SARA CURRY PRESCHOOL AT THE LITTLE MISSIONARY’S DAY NURSERY IS THE OLDEST CONTINUOUSLY OPERATING NON-SECTARIAN SCHOOL IN NEW YORK CITY.
It was founded in 1896 by Sara Curry, a woman who dedicated her life to providing childcare to the working parents of the Lower East Side. Since she worked so hard to help the community, and she was short in size, many called her the “Little Missionary,” hence the name of the school. At the turn of the century, children often roamed the streets of the Lower East Side while their parents worked long days in factories. Sara Curry organized a program in her own apartment on Avenue C, and provided children with reading lessons as well as healthy food in a safe, clean environment. In 1901 the building at 93 St. Marks Place was purchased with the help of generous benefactors. On any given day, 200 children were cared for in this wonderful building, still a haven for children to this day.
Sara Curry was famous in her time, and was featured in many publications including Harpers Weekly and Fifty Years on the East Side, by Rev. John Robertson Henry. Through her tireless efforts she made numerous friends in the business community and was able to enlist the support of several very wealthy families, such as David M. Torrey, Mr. Frederick Hewitt, Mr. Alexander C. Morgan, Louis B. Rolston, Jean Rolston Peacock, Georgiana Keep and many others.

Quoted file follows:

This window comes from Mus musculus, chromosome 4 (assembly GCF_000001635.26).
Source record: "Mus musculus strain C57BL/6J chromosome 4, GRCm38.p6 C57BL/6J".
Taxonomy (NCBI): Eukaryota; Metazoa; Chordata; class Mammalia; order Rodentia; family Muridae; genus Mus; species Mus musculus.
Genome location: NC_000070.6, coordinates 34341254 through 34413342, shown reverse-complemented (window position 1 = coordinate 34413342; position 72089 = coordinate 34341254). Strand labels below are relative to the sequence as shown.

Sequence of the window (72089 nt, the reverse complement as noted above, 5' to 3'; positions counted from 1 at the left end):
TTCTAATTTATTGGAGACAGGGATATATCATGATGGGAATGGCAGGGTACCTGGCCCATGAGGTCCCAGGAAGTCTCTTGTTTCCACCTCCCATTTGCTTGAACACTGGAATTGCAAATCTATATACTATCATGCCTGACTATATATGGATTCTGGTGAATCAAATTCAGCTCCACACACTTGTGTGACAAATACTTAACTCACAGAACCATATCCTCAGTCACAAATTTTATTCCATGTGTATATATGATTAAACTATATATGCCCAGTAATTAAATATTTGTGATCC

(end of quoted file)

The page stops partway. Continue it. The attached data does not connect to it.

In addition to providing child care, Miss Curry fed the poor in the neighborhood and often gave her own clothing or shoes to those without. She organized cooking, sewing and child care classes for the mothers. She organized meetings to help families with their problems, and helped to steer parents towards sobriety and economic responsibility. A summer house in Rye, donated by benefactors, was for many years a haven for children to escape from the sweltering heat of the city.
Miss Curry died in 1940. The nursery was managed by her adopted daughter Anna Almasy until her retirement in 1973. Though enrollment and funding decreased after Miss Curry’s death, the Board and parents of the nursery both worked hard over the years to keep the school alive. The building in Rye was sold in 1991 and the proceeds were used to pay debts and defray expenses.
To this day, the nursery still serves the working parents of the Lower East Side, and each year a portion of income is set aside to provide tuition assistance. The Board of Directors consists of volunteers who give generously of their time and energy to keep this wonderful school thriving.